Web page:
Bruce Brammall, The West Australian, 13 May, 2019
There’s a predictable front page splash happening very soon. Not if. Definitely when.
Here’s the yarn: “Dad and two kids lose home, now destitute, because Mum’s insurance cancelled by government decree.” (Or, you know, some variation on mums and dads and kids.)
Why? Because a process of automatically cancelling the insurance coverage on literally tens of thousands, possibly millions, of super fund accounts, has begun.
There’s a reasonable chance it is going to happen to you, or someone you know.
In April and May, millions of Australians received snail- or e-mail warning that insurance attached to some super accounts would be cancelled shortly.
The stated reason will be that the fund hadn’t received a rollover or contribution on their behalf in the last 16 months.
Most warnings were generic. Some specific: “You have $1 million of life insurance. Because there has been no contributions in the last 16 months, the insurance will be cancelled unless you take action immediately.”
Sadly, most people who will ignore the communications.
We’ve heard already from many clients (in super funds with, collectively, millions of members). That’s great. We can investigate and give them advice.
It’s the people who receive the email and don’t act that frighten me.
Why is this happening? And what can you do about it?
The “why” is a bit complicated. The government decided that too many people were paying for insurance they hadn’t asked for and possibly didn’t want. So, let’s cancel those insurances by government decree.
The way they decided to interpret “people not wanting or needing insurance” is blunt. If you haven’t directed contributions or rollovers over the previous 16 months, it’s a “lost” or “unloved” super fund. Under these circumstances, funds must cancel associated insurance coverage.
However, many people do, very deliberately, hold on to insurance in super funds that they might not contribute to anymore.
Why? Because they got good/cheap/exclusion-free, cover, when they were younger and now they have health issues (even, seriously, as minor as back pain) which would mean they can’t get insurance, or will get cover with exclusions or loadings.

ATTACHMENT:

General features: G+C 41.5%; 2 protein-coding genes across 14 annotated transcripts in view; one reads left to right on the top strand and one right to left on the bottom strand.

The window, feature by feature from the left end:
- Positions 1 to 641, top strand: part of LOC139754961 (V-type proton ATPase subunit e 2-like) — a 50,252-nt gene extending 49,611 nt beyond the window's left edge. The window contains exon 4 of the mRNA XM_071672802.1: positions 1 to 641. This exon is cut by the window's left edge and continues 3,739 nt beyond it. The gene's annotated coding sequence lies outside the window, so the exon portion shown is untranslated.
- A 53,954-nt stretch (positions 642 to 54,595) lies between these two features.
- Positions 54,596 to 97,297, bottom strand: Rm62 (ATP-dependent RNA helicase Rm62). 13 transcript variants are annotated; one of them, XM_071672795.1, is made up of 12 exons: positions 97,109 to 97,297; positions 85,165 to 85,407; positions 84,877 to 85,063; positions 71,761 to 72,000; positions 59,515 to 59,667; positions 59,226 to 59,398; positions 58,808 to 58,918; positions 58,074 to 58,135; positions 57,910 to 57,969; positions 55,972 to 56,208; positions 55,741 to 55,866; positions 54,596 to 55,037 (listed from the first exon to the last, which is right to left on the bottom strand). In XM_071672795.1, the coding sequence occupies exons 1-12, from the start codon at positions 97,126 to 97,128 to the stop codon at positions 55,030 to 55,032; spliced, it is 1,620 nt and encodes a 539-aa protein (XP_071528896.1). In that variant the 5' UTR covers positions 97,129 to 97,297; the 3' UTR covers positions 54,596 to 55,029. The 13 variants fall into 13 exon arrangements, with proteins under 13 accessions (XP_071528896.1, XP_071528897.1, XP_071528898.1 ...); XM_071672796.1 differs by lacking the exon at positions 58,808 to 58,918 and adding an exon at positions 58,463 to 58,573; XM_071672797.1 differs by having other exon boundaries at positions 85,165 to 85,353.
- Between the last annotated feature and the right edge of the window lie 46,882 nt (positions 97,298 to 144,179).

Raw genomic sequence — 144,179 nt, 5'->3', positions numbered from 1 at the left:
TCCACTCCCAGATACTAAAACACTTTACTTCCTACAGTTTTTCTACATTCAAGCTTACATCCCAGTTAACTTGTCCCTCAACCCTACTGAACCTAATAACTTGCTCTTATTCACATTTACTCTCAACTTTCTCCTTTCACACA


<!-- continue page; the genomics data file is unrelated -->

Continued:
For example (and this is common), a 40-year-old dad, with two kids, who has three super funds after nearly 20 years in the workforce. He only has $100,000 in super, but there is $1 million-ish, across the three super funds in life and disability insurance.
Married life didn’t work out. He divorced. Sensibly, he sought help for anxiety and depression.
(To cut out some legal jargon, just believe me … if he applies for new insurance, he will get an exclusion, at best, for mental health conditions.)
Only one of those super funds is receiving contributions from his employer. So, under the new proclamations, two of his funds will cancel his insurance coverage with them … unless he acts immediately.
He’s remarried. And needs the insurance.
What happens if he isn’t “well” when the letters arrive? Or he’s moved house and hasn’t updated his contact details? Or he is well, but is overseas on an extended break to recover? Or Australia Post, as seems to be increasingly the case, simply doesn’t deliver the mail?
The insurance from the other two funds, that aren’t receiving contributions, will be cancelled. Insurance companies don’t accept a “late pass” to reinstate a policy, outside of pre-set time periods.
Once cancelled, it’s done.
His new wife and kids will get next to nothing. They can’t afford the mortgage. The home must be sold. The wife has to pull the kids out of school.
If they had have got the full $1 million, she’d have been okay.
But the government decreed the insurances be cancelled.
There’s your front page. It’s will happen by year’s end, somewhere in Australia.
So, what can you do about it?
If you get one of these letters, contact your financial adviser and get them to assist.
Or, send a contribution to the fund. It doesn’t need to be much. Arguably, as little as a dollar ought to do it, but it will depend on the fund’s rules. And you’ll probably get a tax deduction for it. It will cover you for another 16 months.
Or set up a monthly contribution to each fund of $5, which will arguably keep the insurances going forever.
But, for god’s sake, don’t ignore the letters. Death can strike at unfortunate times.